In this case a 24-point lead caused Burmeister to be pulled for Herbert who, ironically, didn’t have good results. Maybe keeping Burmeister in the game behind the first-string line might have been an option, but at the end of the game you could see a backup quarterback not appearing confident and the question is, do the Ducks really have a second quarterback coaches have confidence in? If it isn’t Burmeister, then throw Tyler Shough in there. You have to have a good backup both for this year and as a potential starter next year.
Bits and Pieces:
The Bowling Green game took 3 hours and 24 minutes — shortening halftime by five minutes and timeouts did not appear to make a difference. The games are too long!
The new kickoff rule allows the returner to call a fair catch on a ball inside his 25-yard line that puts the ball on the 25 to start play. The Falcons should have called fair catches on all their returns from inside the 25; the only time they started from their 25-yard line was after touchbacks, and of the six kicks returned, never made it to the 25-yard line. The Ducks fielded seven kickoffs, returned five of them past the 26-yard line, three past the 33-yard line and one to the 40-yard line.
Keep your eyes on the actual yardage lost on Duck penalties, it’s not always just the yards stepped off for the penalty. What is not counted is the actual yardage lost on the penalty, which includes the walk off and the yardage lost on the play. An example would be the 15-yard offensive interference penalty on Oregon that wiped out an 18-yard gain, a total of 33 yards penalized, which will not show up in the game statistics.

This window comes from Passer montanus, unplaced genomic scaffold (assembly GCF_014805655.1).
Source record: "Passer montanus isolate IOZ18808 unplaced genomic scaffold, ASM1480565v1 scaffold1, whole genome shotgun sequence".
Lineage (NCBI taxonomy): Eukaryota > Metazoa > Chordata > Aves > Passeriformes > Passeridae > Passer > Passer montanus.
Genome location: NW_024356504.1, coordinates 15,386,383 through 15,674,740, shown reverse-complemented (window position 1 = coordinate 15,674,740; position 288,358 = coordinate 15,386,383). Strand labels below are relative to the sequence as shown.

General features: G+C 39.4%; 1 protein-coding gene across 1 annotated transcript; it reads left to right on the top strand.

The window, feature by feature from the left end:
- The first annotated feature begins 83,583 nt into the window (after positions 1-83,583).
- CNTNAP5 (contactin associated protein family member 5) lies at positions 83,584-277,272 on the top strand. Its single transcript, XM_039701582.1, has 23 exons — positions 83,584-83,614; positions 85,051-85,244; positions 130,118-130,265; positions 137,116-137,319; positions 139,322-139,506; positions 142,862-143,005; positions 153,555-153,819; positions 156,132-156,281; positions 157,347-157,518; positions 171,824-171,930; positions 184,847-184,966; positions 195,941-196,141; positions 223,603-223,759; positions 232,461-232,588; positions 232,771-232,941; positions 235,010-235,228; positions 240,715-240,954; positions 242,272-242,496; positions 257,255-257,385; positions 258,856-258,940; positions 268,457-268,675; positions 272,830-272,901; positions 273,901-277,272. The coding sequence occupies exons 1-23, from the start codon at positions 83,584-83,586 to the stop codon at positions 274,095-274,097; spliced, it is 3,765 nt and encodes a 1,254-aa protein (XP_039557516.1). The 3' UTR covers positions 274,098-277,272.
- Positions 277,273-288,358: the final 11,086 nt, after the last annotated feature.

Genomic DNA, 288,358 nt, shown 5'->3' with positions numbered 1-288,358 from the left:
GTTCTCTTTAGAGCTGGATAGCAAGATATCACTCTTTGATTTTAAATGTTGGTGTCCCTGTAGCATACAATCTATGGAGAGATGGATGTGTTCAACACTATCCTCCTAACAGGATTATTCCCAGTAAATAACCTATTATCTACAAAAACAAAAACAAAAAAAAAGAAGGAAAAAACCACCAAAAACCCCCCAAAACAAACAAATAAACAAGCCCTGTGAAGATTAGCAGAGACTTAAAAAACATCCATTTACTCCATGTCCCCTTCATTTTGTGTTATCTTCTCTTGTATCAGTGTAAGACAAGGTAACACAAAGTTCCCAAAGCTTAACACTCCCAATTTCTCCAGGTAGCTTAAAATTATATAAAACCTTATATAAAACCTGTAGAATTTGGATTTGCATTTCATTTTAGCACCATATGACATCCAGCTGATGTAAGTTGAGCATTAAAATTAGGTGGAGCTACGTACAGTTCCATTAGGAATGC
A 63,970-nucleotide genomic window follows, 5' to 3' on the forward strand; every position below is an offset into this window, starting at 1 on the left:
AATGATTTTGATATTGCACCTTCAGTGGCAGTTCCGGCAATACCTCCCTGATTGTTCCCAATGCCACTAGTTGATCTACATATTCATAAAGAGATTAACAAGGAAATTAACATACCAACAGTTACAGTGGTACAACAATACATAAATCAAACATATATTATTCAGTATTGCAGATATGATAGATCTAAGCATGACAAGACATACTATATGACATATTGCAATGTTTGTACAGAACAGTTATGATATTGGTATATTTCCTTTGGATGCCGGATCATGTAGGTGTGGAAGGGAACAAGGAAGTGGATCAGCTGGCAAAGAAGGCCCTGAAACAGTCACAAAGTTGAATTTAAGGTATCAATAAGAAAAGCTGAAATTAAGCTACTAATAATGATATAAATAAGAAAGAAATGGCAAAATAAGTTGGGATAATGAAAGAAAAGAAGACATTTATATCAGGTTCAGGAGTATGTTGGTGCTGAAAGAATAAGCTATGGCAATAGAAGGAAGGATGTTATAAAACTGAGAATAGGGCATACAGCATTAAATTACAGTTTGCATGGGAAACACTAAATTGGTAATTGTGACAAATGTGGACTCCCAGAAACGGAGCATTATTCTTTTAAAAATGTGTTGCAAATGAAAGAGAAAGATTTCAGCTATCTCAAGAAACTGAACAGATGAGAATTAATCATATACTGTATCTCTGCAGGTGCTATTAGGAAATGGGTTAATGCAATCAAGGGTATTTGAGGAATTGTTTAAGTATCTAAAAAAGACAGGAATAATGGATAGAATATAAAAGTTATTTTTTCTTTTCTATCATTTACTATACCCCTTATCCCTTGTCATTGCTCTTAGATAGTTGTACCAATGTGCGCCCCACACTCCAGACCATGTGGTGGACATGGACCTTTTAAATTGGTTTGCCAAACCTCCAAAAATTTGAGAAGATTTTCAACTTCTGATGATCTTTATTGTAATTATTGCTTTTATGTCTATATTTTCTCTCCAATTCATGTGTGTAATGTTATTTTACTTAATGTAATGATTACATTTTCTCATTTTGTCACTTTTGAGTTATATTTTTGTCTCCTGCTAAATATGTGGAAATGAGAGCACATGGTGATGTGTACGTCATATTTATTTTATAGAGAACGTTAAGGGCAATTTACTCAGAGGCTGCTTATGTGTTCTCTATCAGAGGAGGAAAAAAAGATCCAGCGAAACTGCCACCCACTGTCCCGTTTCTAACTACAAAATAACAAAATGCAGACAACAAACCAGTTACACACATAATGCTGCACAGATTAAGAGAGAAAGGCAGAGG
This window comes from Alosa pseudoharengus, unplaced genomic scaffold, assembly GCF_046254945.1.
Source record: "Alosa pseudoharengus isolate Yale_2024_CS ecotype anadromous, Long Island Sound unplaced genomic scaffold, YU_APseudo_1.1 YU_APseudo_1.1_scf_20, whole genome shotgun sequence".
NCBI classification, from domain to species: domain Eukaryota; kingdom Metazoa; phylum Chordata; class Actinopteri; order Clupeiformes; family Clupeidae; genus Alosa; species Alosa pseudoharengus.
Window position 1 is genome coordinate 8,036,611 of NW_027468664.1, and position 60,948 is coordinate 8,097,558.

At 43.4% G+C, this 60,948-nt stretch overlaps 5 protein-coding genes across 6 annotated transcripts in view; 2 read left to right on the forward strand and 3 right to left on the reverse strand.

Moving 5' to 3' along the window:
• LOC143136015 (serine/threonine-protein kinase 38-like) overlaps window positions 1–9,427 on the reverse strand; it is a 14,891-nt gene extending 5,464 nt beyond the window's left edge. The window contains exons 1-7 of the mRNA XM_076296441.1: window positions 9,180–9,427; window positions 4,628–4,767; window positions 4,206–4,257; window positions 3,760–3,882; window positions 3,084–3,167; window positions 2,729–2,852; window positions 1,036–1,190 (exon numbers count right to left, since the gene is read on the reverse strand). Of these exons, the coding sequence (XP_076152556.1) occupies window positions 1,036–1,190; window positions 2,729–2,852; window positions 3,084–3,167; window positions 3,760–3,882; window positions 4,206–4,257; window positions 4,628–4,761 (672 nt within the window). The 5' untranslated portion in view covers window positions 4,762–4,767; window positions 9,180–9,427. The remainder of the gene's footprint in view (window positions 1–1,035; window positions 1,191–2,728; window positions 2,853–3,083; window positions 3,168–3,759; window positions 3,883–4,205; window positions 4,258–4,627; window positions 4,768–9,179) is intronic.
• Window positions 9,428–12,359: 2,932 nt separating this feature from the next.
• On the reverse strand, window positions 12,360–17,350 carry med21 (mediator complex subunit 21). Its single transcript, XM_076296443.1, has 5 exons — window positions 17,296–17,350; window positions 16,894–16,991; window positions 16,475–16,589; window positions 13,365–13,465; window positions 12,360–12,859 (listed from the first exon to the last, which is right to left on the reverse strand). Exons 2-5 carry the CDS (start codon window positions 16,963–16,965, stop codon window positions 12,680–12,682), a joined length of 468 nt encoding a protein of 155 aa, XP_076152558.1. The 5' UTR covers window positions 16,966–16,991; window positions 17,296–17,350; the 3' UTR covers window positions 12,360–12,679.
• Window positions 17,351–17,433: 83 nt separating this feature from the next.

During the past two seasons, Duck defenses have done a poor job on their opponent’s last possession of the first half, giving up scores in seven games the past two years, and on the first possession of the second half, with eight last season. Against Bowling Green, the defense gave up a touchdown with six seconds left in the first half, but turned it around in the third quarter, actually scoring on an interception on the first series and stopping the Falcons cold on their second series to set up a score by the offense.
Making adjustments and coming out with an attitude are very important if you want to be a good football team. It would appear that the Duck defense was aggressive and ready to play after halftime, which is a major improvement from the past two disappointing seasons. This goes along with Cristobal’s mantra of finishing “strong.”
No. 1 (explosiveness, yards per play): Oregon 7.4, Bowling Green 4.4. (Leader wins 86 percent of the time);
No. 2 (efficiency, third- and fourth-down conversion: Oregon 7-of-15, 47 percent; Bowling Green 6-of-23, 26 percent. (Leader wins 83 percent of the time)
No. 3 (drive-finishing, points per trip inside 40): Oregon 8-of-9 88-percent; Bowling Green 4-of-6, 67 percent. (Leader wins 75 percent of the time)
No. 4 (average field position): Oregon 37-yard line; Bowling Green 26-yard line. (Leader wins 72 percent of the time)
No. 5 (turnover margin): Oregon 3; Bowling Green 3 (tie). (Leader wins 73 percent of the time)
Ken Woody is a former Fox Sports football analyst who played for the University of Oregon (1966-70) and coached college football for 18 years, including stints as an assistant at Oregon, Washington, Washington State and Utah State, and was head coach at Whitman College and Washington University-St. Louis.